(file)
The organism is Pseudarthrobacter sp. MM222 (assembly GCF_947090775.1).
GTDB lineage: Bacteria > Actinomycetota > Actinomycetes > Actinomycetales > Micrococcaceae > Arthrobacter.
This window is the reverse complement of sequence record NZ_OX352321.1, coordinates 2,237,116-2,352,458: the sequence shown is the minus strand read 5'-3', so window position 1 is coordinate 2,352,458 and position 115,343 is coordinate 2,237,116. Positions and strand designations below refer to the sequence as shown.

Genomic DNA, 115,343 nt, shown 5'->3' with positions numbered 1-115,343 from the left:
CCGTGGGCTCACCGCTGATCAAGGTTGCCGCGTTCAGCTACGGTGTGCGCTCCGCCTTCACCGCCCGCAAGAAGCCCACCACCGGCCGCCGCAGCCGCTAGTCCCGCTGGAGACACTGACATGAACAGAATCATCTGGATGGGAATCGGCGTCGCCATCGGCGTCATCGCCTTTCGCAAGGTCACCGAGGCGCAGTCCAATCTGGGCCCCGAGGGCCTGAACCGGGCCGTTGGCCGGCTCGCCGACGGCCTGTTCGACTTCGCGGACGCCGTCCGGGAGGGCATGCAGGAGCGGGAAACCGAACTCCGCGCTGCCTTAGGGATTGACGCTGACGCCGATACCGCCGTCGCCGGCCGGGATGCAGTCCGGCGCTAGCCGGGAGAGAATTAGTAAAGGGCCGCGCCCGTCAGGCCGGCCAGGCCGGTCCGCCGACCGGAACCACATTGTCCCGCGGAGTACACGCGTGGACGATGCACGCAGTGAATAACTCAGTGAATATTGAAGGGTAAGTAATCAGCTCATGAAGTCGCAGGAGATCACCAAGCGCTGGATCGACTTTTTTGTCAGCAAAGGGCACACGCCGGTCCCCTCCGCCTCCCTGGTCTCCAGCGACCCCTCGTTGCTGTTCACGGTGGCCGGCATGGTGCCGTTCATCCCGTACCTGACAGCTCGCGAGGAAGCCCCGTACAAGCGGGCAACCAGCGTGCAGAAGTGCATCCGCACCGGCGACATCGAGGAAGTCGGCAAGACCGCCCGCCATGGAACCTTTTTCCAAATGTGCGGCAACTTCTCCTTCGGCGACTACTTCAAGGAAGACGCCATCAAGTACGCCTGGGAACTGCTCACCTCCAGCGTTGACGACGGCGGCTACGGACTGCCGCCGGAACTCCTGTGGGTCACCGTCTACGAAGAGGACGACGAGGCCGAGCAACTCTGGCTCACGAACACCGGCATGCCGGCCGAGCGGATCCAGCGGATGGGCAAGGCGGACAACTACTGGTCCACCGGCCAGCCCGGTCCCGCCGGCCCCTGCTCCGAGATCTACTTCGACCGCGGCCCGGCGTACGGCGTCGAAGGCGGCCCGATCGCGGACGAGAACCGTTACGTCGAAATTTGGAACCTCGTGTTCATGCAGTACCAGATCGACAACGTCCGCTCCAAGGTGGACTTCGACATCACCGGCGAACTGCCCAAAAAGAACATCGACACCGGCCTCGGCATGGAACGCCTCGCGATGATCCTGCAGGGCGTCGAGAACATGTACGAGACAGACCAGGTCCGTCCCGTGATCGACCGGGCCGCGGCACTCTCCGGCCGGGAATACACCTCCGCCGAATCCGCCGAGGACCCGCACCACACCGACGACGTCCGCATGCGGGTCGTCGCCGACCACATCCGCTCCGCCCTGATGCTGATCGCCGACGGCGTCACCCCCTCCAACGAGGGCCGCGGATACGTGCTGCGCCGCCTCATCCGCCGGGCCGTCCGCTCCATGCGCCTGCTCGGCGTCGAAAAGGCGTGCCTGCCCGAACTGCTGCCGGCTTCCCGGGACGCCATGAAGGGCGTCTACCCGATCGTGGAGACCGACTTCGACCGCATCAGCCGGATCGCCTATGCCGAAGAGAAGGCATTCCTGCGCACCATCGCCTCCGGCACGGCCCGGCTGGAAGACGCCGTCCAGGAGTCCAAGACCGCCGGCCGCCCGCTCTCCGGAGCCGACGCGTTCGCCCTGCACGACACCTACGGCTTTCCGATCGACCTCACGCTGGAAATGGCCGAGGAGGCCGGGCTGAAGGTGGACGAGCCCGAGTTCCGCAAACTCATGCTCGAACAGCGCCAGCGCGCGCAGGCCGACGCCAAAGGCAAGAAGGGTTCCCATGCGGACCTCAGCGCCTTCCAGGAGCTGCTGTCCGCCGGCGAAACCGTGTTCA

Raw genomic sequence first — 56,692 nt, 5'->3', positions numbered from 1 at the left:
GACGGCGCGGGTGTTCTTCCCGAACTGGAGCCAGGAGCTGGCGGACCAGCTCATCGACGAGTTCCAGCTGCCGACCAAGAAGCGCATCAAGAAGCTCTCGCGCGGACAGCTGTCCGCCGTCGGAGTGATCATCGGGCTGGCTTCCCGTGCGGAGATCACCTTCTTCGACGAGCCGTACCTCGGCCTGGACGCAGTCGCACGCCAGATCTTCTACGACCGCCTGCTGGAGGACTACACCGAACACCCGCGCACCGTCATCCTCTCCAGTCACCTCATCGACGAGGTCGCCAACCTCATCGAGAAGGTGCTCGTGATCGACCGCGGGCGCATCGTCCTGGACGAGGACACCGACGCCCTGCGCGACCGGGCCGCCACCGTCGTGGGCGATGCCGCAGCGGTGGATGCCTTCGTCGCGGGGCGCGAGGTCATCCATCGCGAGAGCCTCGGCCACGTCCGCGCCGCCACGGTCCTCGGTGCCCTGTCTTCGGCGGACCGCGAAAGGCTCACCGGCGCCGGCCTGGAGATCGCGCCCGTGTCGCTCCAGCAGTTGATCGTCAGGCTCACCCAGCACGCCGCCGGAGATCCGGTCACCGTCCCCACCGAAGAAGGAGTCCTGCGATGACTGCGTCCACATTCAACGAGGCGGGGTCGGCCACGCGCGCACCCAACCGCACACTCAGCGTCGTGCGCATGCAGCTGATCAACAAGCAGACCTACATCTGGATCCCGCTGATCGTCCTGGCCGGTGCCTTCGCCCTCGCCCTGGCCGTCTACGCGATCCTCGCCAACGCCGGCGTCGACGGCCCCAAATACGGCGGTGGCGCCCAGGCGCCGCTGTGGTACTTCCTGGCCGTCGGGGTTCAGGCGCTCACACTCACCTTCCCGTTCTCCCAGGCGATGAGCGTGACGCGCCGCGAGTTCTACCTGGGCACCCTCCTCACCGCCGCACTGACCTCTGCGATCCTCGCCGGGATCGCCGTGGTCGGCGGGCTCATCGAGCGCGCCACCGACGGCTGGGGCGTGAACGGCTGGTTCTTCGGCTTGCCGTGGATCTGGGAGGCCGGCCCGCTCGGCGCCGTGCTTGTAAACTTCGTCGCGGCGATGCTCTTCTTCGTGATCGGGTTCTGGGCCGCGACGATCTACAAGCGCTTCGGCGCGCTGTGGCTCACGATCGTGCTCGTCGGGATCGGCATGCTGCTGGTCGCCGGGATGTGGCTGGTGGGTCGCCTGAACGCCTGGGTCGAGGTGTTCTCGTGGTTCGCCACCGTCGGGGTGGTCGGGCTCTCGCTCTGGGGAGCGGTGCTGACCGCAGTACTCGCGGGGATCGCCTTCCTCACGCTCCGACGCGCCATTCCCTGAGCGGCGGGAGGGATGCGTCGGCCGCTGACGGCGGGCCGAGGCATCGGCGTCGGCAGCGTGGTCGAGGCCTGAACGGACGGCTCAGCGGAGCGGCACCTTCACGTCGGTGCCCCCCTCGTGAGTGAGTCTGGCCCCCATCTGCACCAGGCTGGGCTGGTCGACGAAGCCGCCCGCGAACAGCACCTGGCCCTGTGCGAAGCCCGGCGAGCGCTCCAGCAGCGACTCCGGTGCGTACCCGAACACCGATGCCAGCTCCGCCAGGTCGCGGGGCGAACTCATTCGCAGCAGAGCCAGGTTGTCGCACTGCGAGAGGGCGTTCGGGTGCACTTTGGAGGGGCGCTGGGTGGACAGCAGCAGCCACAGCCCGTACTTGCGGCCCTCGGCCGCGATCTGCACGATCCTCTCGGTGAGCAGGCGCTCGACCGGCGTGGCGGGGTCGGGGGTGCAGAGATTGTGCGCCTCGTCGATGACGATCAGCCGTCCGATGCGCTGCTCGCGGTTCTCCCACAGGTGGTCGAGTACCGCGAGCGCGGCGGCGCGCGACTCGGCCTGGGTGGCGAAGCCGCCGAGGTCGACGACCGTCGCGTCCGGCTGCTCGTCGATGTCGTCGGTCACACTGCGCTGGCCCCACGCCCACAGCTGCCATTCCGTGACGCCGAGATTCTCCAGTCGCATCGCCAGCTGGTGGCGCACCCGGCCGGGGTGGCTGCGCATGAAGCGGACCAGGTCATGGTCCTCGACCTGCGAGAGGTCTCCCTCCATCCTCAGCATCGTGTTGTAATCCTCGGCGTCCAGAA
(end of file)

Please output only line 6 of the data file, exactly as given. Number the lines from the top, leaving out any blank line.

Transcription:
Raw genomic sequence first — 56,692 nt, 5'->3', positions numbered from 1 at the left: